State Marriage Amendments Should Not Even Be in Federal Court, Period
The battle in federal courts over state marriage amendments has moved to the next level, as appeals courts now review rulings issued by lone district judges.
Should one appeals court uphold a state marriage amendment and another overturn one, the issue is virtually guaranteed ultimately to make its way to the Supreme Court.
Given the pro-homosexual and anti-family bias of the Supreme Court, as illustrated in its DOMA ruling, the Court is almost sure to impose sodomy-based marriage by tyrannical judicial fiat on the entire country. And the United States will take another lurching plunge into the abyss of moral darkness.
The most important immediate question, however, is whether state marriage amendments should even be in federal court. The answer is a resounding “No.”
Article I, Section 8 lists all the powers of actions “We the People” have delegated to the central government. Dictating marriage policy to the states is not among them. This means quite simply that the federal government has zero authority to meddle in state domestic policy. As in zip, nada, zilch.
The only legal question that can be asked regarding a state marriage amendment is whether it was enacted according to the process outlined in that state’s constitution. That is a question that should ultimately be the prerogative of that state’s supreme court. If that court rules that the proper process was followed — the issue is purely a matter of process not policy — then that should be the end of the matter.
Federal courts have no constitutional jurisdiction here, and thus it is a gross violation of the system of government created by the Founders for a federal judge or appeals court even to accept one of these cases for adjudication.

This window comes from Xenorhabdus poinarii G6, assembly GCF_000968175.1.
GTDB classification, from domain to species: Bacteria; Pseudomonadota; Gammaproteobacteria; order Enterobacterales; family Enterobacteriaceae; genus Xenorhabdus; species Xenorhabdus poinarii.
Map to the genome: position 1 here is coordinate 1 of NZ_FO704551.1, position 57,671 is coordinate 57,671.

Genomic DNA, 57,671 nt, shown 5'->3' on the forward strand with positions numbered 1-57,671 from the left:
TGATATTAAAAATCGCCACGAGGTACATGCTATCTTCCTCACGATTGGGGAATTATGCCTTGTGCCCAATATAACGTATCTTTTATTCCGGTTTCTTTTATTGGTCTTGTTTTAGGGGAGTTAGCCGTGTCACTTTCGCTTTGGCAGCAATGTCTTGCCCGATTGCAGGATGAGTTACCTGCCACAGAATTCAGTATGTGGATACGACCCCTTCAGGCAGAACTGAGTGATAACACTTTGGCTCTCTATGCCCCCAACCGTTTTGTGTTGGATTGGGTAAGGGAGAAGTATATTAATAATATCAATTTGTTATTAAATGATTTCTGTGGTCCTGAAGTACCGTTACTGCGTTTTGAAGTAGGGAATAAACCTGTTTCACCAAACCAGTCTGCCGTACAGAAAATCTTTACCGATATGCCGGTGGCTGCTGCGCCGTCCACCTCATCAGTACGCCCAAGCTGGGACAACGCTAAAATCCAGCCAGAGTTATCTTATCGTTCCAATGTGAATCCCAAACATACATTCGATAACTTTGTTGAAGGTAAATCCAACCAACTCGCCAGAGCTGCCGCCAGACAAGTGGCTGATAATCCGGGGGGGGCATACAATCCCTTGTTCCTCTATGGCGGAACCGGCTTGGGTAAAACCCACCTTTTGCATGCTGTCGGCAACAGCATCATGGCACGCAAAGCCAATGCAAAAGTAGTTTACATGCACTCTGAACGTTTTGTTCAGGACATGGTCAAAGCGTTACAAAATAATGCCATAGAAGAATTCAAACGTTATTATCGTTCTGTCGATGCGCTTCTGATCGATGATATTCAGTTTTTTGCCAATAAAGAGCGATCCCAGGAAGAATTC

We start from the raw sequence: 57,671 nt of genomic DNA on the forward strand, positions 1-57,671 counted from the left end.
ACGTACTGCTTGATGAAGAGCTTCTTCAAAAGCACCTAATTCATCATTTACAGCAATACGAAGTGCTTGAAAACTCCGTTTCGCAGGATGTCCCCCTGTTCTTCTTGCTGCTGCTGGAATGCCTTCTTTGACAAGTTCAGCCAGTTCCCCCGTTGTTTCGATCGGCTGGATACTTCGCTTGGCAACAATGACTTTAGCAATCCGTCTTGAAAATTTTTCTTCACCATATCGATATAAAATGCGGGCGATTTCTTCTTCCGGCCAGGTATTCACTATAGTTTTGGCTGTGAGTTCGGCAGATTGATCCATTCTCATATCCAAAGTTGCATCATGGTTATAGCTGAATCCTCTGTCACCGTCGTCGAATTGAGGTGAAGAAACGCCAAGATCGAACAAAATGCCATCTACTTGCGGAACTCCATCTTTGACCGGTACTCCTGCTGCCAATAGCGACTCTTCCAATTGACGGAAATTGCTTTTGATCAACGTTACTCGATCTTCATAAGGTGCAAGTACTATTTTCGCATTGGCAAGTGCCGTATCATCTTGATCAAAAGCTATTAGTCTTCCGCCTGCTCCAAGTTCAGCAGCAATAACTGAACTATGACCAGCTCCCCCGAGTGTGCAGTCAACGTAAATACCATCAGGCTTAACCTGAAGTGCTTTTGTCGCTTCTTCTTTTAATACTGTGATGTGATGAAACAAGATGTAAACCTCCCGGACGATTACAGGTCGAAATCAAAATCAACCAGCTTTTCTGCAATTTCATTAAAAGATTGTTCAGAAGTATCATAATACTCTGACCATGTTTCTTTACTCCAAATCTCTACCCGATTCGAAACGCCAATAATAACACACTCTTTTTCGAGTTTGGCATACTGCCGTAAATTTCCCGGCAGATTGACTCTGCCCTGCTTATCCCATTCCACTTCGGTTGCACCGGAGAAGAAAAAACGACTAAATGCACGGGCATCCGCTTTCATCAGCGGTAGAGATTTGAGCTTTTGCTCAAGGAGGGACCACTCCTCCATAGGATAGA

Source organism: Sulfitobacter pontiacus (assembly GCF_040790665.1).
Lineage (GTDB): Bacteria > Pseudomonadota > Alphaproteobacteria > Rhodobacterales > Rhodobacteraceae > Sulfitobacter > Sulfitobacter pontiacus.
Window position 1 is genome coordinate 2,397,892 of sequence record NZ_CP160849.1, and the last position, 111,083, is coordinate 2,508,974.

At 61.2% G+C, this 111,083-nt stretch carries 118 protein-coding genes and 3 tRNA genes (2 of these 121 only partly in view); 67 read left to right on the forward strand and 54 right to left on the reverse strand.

The just, proper and constitutional response of a federal court, when one of these marriage amendment cases is presented, should be quite simple and direct: we have no jurisdiction here. Dismissed.
It’s no use citing the 14th Amendment. This amendment requires that each state provide the “equal protection of the laws” of that state to every American citizen within its borders. But if the laws are applied equally, if every citizen is equal under the law, if the same rules apply to everyone, then there cannot possibly be a 14th Amendment violation.
It is a simple matter of fact that homosexuals already possess full marriage equality in all 50 states. They can get married, exactly like everyone else, to one, non-relative adult of the opposite sex.
Marriage has never been an unrestricted proposition. You can’t marry two people, you can’t marry your sister, you can’t marry your mom, you can’t marry your daughter or anyone else’s child, and you can’t marry an animal, even though a Democrat lawmaker in Alabama wants you to. In other words, the same marriage standard applies to everyone.
So when it comes to the “right” of homosexuals to marry each other (there never can be a “right” to same sex marriage since it is impossible for there to be moral or constitutional “right” to engage in sexually deviant behavior), the only possible question for a federal court would be whether a state’s marriage law is the same for everybody. If it is, the discussion is over.
If the right to marry is reserved under a state’s constitution for individuals of opposite genders, and that policy is applied equally, especially with regard to race (given the historical context of the 14th Amendment) then there is simply no constitutional violation. Everyone is equal before the law. If the same law applies to every citizen in the state, then justice is being served.
Since homosexuals already possess full marriage equality, what they want is not equal rights but special rights, “rights” granted on the basis of sexual deviancy. They want special treatment that is not granted to would-be polygamists, pedophiles, and practitioners of incest and bestiality.
The 14th Amendment doesn’t guarantee anybody special rights, it guarantees equal rights. Homosexual activists have no case and no constitutional right even to be in federal court. The sooner federal appeals courts recognize that the better.
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